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  Founder: Len Mullenger
Classical Editor: Rob Barnett

Frances Gray
piano@upei.ca

The Evocative Piano
William BAINES (1899-1922)

Tides, Seven Preludes: no.2, Twilight Pieces: 1. Twilight Wood
Frederick DELIUS (1862-1934)

Three Preludes
Cyril SCOTT (1879-1970)

Lotus Land op.47/1, Karma: 2. The Piper in the Desert, Vistas: 2. In the Forest, Rainbow Trout
E. J. MOERAN (1894-1950)

Three Pieces: 1. The Lake Island, Irish Love Song, Three Fancies: 1. Windmills
John IRELAND (1879-1962)

The Darkened Valley, Decorations: 1. The Island Spell
Leo SMITH (1881-1952)

Three Pieces: 1. The Song Sparrow
John Alden CARPENTER (1876-1951)

Impromptu
Charles GRIFFES (1884-1920)

Three Tone Pictures
Frances Gray (piano)
Recorded at the Banff Centre for the Arts, Banff, Alberta, Canada, January 2002
WRC8-7667 [68:18]


a

Frances Gray is a Canadian pianist who "enjoys seeking out lesser-known composers who may have been overshadowed by the giants of their time". She would also appear to have a liking for making up "theme" programmes from their work, since the present disc reached me with another, "Poems for Piano" on which I will be commenting later. She certainly shows here that the vast repertoire of British, Canadian and American shorter piano pieces with evocative titles can provide a worthwhile sequence of mostly little-known music ("Lotus Land" was once hugely popular and "Windmills" and "The Island Spell" were standard "contemporary" choices for diplomas with the British academies in the days when they could still be called contemporary).

Gray plays her chosen pieces with a consistently warm and rounded tone, comfortable tempi that allow clear enunciation of rapid passage-work and complete technical ease. The effect is always warm and musical, to which virtues can be added those of a rich, full-toned recording. The recital gets off to a powerful start with William Bainesís often amazingly original (for their context) pieces. Or perhaps at this stage I was still rejoicing in the discís virtues, for doubts started creeping in gradually. All the qualities I have enumerated above make a good starting-point, but it becomes increasingly evident that this is the style on offer and it is dished out in exactly the same way regardless of the music in hand. Thus the playful first Prelude of Delius is slow and heavy for its "Scherzando" marking Ė surely it should sound like a leaf blown hither and thither in the wind Ė and Moeranís "Windmills" revolve with a steadiness which suggests Gray is unfamiliar with the gusty air currents of the composerís beloved East Anglia. The marking is "Presto" and this, to my ears, is no more than "Allegro". Furthermore, there is no real attempt to "orchestrate" the music so when the melodic interest is not in the upper voice things fare badly. Thus the beautiful melody of Moeranís "Irish Love Song" emerges only fitfully from its rich surroundings and the lapping waters of the same composerís "Lake Island" impinge on the melodic line.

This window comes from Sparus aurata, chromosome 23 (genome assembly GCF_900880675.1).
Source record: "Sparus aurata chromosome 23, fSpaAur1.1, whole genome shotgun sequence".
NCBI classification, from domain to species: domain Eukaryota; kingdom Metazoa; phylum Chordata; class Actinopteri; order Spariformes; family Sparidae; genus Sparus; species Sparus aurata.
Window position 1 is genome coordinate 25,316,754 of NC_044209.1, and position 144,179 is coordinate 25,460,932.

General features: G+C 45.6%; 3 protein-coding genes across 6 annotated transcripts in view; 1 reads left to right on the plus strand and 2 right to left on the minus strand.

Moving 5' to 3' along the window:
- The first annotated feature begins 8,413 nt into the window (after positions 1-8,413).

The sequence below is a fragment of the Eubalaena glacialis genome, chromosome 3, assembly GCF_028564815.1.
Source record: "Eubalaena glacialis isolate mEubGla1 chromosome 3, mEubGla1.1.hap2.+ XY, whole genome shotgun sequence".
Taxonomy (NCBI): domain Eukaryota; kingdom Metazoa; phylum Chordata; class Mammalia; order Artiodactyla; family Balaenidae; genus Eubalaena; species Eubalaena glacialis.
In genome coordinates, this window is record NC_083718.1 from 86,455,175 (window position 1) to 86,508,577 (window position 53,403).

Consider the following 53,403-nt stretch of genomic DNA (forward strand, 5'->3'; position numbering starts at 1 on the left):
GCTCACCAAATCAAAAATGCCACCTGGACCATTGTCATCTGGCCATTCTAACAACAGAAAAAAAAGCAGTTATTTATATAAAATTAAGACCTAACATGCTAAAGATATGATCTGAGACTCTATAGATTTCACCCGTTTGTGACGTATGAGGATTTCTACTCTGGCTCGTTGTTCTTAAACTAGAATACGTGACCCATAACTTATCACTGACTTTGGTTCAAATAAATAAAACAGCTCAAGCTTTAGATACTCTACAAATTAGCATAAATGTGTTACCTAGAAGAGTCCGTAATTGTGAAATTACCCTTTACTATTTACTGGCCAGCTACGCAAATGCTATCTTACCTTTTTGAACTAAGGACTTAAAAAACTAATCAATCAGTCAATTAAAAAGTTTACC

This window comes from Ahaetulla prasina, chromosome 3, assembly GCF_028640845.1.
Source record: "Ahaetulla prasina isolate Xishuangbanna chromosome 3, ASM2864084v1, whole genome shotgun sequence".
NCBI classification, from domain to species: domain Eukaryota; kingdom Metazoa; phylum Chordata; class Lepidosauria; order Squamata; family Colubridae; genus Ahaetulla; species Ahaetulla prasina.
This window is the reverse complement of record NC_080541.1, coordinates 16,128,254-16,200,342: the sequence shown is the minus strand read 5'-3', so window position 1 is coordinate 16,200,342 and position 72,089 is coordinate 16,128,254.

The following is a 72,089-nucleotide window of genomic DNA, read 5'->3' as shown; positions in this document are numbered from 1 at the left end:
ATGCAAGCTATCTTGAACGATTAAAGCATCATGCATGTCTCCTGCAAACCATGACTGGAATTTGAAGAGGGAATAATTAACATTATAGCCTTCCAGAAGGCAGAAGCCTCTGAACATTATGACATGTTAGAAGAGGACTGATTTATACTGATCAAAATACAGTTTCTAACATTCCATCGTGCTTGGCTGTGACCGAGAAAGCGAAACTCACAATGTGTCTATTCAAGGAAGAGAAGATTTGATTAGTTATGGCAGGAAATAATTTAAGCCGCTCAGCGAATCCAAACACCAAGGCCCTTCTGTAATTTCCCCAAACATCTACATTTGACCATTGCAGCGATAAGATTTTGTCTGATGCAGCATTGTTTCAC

It was also unimaginative to choose three Scott pieces out of four in the same vein Ė ornate arabesques against a sultry strummed accompaniment Ė especially when Gray is apparently unable to make the regular chords disappear into a "psychological" background, their rigid, foursquare presence thus becoming a millstone around the musicís neck. In "Rainbow Trout", by the way, Gray reproduces with slavish accuracy two obvious misprints in the score Ė a missing tie at the end of the first line of the first page and a missing "octave higher" indication on the 4th line of p.5. With regard to comparisons I am in the slightly embarrassing position of having to admit that the only CD alternative of "Rainbow Trout" known to me is my own, and it is hardly for me to say if I managed any better (a review of this Tremula disc can be found on the site). I can comment, however, that Gray is accorded superior sound quality. I have also been sent a cassette transfer of Scottís own 1928 performance which, unlike his incomparably poised "Lotus Land" recorded on the same day, seems uncharacteristically snatched. But I find that it plays a semitone sharp so until such time as a more reliable transfer can be obtained perhaps it is unfair to judge. All Scottís recorded performances except this one (10 short pieces plus two songs) are absolutely extraordinary and should be made available on CD without delay.

Less controversially, and without potential embarrassment, I can point out that the middle section of "The Darkened Valley" sounds very perfunctory in this performance and it is quite startling how much more colour and variety of mood Eric Parkinís Lyrita recording (I donít know his Chandos remake) finds in this piece. Gray is pretty exciting in the later stages of "The Island Spell", but when you turn to Parkin you realise (if you hadnít already from the markings in the score) that itís not really a bravura piece up and down the piano at all; the magic spell which Parkin had already established far more potently grows steadily to an overwhelming climax. It sounds like another piece of music. And this is not just Parkinís idea about how the music should go; he studied with the composer.

I didnít have scores to hand for the remaining pieces, but if I found the music only moderately interesting ("The Lake at Evening", the first of Griffesís tone pictures, is surely too blatant a crib of Ravelís recently published "Le Gibet", from "Gaspard de la Nuit" to have any artistic validity of its own) it may well be as a result of similar shortcomings to those listed above.

Iím sorry to pick such a lot of holes in what is basically a nice idea and sympathetically performed up to a point, but in too many of these pieces Gray gives us only half the story.

Christopher Howell

see also Poems for Piano


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